Daily, at practice, Bill is the last person to leave YCYC. He lives about 45 minutes away, by far the farthest person from YCYC, yet he’s the one who makes sure that everything is put away properly and locked up before he drives back to his family. Bill plans nearly all of the logistics of the team—from hotel to travels to boat repairs to balancing the financial side of YCYC.
It is clear from everything that Bill does that he really pours his heart into his work and this benefits the undergrads immensely. Because he is someone that never asks for recognition and often does behind-the-scenes work, he’s often overlooked. I think awarding Bill the Sail1Design Coach of the Year is a step towards giving him the attention he deserves for all of the hard work he’s put into his job for years.
This is a letter of support for my coach, William (Bill) Healy. Bill may not be the loudest coach, but he is certainly the reason for our success, he is the glue that holds our team together. Without Bill, we would be lost and we certainly would not have the record for the past four years that we have. I am a senior on the Yale Sailing Team, and have had the pleasure of being coached and mentored by Bill for my entire time at Yale. I have watched in awe as Bill provides several comments during each debrief that change the way I think about different aspects of sailing—turning what some coaches may need an hour to communicate into a five minute explanation that immediately leads to better results. I have shivered and cried to Bill as he has made a fire at Dartmouth and calmly helped us get more clothing and ready to compete again. I have talked to Bill about what to do for classes in school and about what life after graduation will be like. I have even performed in a play that Bill and his daughters came to support me in! Bill has been an incredible coach but also an amazing mentor, has provided an incredible support system, and has been a really good friend. I will always be indebted to Bill.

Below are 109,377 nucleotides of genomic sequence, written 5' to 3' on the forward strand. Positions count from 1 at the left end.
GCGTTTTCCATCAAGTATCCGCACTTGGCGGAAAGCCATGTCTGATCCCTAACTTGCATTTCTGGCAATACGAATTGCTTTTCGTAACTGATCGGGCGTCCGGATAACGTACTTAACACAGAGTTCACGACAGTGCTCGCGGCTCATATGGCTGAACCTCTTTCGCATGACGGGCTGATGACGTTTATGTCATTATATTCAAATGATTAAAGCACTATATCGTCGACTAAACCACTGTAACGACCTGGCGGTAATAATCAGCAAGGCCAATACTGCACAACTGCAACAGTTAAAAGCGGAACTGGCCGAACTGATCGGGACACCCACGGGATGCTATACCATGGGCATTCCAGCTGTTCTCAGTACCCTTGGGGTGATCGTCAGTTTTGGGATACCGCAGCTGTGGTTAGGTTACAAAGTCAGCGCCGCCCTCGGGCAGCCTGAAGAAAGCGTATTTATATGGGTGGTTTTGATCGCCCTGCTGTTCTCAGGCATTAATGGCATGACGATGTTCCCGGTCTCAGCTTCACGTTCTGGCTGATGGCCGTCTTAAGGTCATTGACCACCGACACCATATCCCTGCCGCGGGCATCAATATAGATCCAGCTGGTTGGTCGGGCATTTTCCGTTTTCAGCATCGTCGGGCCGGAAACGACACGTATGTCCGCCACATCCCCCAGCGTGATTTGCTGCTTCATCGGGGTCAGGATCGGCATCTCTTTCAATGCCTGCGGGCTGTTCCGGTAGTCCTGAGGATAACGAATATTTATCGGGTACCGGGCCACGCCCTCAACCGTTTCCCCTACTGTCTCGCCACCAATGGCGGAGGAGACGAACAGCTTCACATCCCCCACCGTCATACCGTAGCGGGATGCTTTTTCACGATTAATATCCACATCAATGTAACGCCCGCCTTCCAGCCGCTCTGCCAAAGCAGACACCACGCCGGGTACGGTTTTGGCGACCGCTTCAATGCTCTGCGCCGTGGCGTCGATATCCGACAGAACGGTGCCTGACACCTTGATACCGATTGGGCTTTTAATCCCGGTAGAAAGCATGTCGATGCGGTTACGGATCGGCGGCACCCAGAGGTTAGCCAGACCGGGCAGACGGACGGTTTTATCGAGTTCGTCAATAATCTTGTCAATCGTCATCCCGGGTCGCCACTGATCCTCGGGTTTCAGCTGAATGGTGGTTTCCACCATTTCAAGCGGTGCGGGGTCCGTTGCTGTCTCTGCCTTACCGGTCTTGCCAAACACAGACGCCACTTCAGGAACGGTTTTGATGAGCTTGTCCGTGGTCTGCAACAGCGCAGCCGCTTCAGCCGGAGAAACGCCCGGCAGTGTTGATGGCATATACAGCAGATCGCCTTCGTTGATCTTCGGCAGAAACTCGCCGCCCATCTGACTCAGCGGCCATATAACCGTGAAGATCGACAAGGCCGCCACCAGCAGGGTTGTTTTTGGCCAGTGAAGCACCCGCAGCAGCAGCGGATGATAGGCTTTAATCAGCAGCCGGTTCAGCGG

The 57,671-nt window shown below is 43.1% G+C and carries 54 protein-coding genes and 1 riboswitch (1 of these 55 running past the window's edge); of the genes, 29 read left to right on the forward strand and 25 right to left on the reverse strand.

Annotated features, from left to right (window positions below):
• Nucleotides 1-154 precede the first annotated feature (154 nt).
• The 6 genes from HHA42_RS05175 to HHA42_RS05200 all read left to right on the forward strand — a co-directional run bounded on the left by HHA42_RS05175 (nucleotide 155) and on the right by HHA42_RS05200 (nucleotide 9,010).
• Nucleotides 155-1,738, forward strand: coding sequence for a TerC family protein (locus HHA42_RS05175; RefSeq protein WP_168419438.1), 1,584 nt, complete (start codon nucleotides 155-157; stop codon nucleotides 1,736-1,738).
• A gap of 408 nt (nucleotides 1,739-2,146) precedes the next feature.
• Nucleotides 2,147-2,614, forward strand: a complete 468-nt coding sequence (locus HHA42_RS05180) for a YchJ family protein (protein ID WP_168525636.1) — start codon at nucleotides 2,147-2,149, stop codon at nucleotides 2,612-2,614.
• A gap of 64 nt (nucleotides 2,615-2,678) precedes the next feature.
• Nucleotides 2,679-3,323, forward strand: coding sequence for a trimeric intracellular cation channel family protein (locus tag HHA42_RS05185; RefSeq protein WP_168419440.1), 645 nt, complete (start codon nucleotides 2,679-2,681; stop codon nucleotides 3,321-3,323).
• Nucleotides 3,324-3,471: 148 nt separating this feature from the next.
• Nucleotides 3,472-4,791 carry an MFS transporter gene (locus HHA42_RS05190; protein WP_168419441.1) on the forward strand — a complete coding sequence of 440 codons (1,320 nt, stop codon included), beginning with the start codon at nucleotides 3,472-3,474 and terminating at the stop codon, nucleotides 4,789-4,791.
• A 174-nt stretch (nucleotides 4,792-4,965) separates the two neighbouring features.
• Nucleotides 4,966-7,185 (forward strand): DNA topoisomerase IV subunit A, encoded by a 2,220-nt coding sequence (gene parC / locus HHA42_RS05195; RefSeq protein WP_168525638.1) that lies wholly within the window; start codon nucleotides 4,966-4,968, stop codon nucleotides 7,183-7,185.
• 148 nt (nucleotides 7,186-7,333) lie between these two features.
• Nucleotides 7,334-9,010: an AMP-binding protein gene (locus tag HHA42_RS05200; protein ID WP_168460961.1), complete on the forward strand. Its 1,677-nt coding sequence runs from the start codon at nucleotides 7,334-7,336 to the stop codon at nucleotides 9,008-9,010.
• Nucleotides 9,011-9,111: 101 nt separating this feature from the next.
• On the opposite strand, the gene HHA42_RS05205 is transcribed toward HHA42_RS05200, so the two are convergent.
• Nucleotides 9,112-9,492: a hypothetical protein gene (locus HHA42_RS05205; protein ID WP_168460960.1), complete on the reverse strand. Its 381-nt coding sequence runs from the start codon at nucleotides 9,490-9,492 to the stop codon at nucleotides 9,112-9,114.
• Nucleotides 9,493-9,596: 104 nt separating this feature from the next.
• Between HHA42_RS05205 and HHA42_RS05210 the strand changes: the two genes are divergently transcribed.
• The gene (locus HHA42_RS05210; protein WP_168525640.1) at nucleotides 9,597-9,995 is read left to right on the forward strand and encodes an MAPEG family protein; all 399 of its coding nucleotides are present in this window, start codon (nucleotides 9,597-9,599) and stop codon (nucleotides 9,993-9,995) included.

Additionally, Bill has always made me feel accepted and welcomed onto the team. This has been incredibly important to me because when I joined the team freshman year, I really did not know how to sail. Bill always had faith in me, he always helped me, and he always made me feel that I was wanted, that I was needed, and that I was appreciated on the team. And he helped me get to the place I am now (I started team racing nationals my sophomore year). I cannot express enough how important an influence Bill has had on my life and how important he is for the success and wellbeing of the Yale Sailing Team. It is for this reason that I would like to strongly submit my support for Bill Healy as coach of the year. Thank you for your consideration.
Welcome to Sail1Design’s Annual Coach of the Year Page, presented by Gill
Sail1Design annually seeks your nominations for the S1D Coach of the Year, for a coach that embodies the qualities (and more) listed in the article below. Sailors, this is your award! The Sail1Design staff chooses the winner only from our readers nominations! This is a great opportunity to recognize a coach that you feel makes a difference!
Gill generously supplies the winning coach with a clothing award!
All good coaches, regardless of their chosen sport, share some important fundamental qualities that transcend technical knowledge, or specific x’s & o’s. In other words, whether it’s a basketball, tennis, hockey, football, chess, or sailing coach, there are certain key characteristics to good coaching, and none of these really requires technical knowledge of the sport they are in.
Here are some of those characteristics: logistics, organization, energy, leadership, passion, creativity, patience, dedication, motivational skill, humility.
I would bet that you could take a good coach, put him or her in a new sport, and that coach would find some success. Think about the best coach you ever had, and visualize that person in another sport, and you might see just how that person could adapt and still be a difference-maker.